Switzerland landslide: Are the Alps melting?
A massive rockslide in Switzerland's Val Bondasca was not a complete surprise. Many parts of Switzerland, two thirds of which is mountainous, are at risk of avalanches and landslides.
Communities in the Alps have been protecting themselves against such natural hazards for years.
But the size of Wednesday's slide was a shock, and some scientists are now warning that the alpine regions can expect more events like this in the future.
The reason is that the high mountains are not as cold as they once were. Marcia Phillips, a permafrost researcher with Switzerland's Federal Institute for Snow and Avalanche Research, has been analysing temperatures all over the Alps.
"We have bore holes at different depths in different terrain and the ones that are in rock walls are showing a distinct warming over the last 10 to 20 years," she explained.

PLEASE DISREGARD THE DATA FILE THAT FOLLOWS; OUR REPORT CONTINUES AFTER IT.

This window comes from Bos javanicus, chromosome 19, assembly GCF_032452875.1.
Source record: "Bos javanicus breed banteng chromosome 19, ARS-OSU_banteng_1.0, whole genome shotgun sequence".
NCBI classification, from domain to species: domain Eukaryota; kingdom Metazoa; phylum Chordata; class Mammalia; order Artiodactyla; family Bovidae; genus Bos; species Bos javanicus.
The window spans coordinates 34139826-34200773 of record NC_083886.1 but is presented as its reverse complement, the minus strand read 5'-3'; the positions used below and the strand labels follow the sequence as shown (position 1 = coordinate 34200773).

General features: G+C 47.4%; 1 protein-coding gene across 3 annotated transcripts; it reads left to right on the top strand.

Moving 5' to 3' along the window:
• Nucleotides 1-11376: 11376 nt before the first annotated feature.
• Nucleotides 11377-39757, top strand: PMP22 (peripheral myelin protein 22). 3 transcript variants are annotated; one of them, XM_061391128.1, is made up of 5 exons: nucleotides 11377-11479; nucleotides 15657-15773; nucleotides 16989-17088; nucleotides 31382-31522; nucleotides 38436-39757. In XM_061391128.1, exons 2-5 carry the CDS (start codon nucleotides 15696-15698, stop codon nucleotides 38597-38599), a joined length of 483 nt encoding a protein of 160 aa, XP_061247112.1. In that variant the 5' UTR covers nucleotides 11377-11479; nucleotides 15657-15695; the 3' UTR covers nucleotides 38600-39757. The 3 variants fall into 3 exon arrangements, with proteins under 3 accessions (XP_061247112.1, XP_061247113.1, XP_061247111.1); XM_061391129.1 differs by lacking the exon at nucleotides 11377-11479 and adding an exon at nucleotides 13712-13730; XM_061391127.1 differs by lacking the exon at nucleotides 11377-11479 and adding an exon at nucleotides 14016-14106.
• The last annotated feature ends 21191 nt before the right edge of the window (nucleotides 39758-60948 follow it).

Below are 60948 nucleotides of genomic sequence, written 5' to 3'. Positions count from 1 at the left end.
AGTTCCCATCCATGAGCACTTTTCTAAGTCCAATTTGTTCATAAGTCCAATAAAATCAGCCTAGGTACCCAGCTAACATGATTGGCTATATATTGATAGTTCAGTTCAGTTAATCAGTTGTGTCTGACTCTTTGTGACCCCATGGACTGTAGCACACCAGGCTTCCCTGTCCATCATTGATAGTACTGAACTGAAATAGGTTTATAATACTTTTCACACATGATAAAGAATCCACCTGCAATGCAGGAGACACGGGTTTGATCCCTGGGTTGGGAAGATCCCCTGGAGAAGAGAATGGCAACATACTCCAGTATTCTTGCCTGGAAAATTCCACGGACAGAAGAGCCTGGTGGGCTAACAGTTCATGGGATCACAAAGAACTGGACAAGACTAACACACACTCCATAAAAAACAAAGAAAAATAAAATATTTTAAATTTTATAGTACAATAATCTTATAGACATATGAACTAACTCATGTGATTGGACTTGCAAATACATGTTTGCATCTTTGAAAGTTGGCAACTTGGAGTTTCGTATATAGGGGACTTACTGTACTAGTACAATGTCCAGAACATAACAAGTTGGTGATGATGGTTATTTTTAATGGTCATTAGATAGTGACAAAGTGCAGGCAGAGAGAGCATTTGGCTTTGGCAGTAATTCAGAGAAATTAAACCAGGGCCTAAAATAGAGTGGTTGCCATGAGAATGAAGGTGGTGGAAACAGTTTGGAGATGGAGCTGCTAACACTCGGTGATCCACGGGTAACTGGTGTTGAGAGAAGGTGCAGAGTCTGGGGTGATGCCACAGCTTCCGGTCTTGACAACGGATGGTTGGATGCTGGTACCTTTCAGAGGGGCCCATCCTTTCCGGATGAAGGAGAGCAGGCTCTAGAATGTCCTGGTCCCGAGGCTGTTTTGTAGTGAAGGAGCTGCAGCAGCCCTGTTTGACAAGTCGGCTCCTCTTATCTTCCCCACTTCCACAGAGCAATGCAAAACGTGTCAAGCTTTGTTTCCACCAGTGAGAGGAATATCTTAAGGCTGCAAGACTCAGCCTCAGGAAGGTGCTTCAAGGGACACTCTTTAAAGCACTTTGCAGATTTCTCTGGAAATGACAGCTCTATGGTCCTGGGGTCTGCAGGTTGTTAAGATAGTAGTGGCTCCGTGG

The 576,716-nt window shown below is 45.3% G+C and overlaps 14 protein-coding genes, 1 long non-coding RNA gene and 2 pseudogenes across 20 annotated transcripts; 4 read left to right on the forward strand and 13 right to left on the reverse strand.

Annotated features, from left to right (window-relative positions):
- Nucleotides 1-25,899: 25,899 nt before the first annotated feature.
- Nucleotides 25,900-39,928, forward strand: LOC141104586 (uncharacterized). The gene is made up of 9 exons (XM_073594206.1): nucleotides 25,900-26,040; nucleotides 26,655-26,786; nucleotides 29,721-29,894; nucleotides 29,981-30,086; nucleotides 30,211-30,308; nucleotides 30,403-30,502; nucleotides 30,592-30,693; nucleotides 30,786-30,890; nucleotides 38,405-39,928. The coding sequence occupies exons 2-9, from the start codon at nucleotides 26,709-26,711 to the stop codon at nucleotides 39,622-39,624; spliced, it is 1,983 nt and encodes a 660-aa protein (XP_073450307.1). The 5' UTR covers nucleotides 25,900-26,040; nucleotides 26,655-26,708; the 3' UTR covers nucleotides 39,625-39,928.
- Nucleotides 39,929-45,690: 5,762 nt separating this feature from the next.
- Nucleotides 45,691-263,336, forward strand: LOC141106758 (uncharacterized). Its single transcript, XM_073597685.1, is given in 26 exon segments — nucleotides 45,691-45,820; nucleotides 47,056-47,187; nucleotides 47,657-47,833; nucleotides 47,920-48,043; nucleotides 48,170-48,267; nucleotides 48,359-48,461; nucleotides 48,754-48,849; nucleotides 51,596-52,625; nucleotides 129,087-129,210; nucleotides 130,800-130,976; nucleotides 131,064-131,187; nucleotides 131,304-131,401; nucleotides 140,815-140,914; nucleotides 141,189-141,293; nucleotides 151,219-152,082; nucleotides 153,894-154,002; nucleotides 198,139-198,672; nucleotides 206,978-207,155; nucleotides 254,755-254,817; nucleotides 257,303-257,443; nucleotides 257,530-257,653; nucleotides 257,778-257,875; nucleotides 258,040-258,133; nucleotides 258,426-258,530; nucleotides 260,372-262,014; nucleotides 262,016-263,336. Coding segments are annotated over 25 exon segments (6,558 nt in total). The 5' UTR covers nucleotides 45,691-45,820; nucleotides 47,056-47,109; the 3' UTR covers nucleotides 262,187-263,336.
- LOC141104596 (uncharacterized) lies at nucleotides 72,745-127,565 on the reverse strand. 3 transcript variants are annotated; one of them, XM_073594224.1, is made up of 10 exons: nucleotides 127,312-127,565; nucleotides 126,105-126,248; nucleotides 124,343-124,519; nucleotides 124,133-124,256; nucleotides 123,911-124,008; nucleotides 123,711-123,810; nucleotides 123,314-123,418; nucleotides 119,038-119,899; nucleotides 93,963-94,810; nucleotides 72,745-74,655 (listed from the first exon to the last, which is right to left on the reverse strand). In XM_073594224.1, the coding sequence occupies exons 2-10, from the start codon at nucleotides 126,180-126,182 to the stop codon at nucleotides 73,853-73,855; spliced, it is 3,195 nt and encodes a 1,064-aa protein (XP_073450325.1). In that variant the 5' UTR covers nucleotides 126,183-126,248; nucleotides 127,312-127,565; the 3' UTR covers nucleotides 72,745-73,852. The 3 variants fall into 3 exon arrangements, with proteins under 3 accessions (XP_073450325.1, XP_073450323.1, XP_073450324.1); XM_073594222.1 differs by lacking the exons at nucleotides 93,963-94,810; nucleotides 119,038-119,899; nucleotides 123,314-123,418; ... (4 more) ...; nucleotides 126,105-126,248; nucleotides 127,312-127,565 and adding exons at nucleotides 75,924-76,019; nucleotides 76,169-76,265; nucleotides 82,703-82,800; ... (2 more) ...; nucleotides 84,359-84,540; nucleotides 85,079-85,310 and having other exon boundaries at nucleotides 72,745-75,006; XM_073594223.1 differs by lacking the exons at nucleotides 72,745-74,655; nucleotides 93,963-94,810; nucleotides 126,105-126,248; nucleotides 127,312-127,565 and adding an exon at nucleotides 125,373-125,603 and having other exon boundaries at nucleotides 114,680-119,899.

That would not be a problem if the rock was simply rock, but the rock in large sections of the Swiss Alps is cracked and fractured - between the layers of rock there are layers of permafrost. Ice in fact, but ice that is not supposed to melt.
"We have a problem if the temperature rises above -1.5C because the permafrost has a stabilising function," Ms Phillips said.
Compounding the weakening permafrost is another phenomenon associated with global warming - Switzerland's glaciers are noticeably retreating.
The glacier at the base of Piz Cenaglo provided additional stability to the rock above it, but that glacier has shrunk in recent years.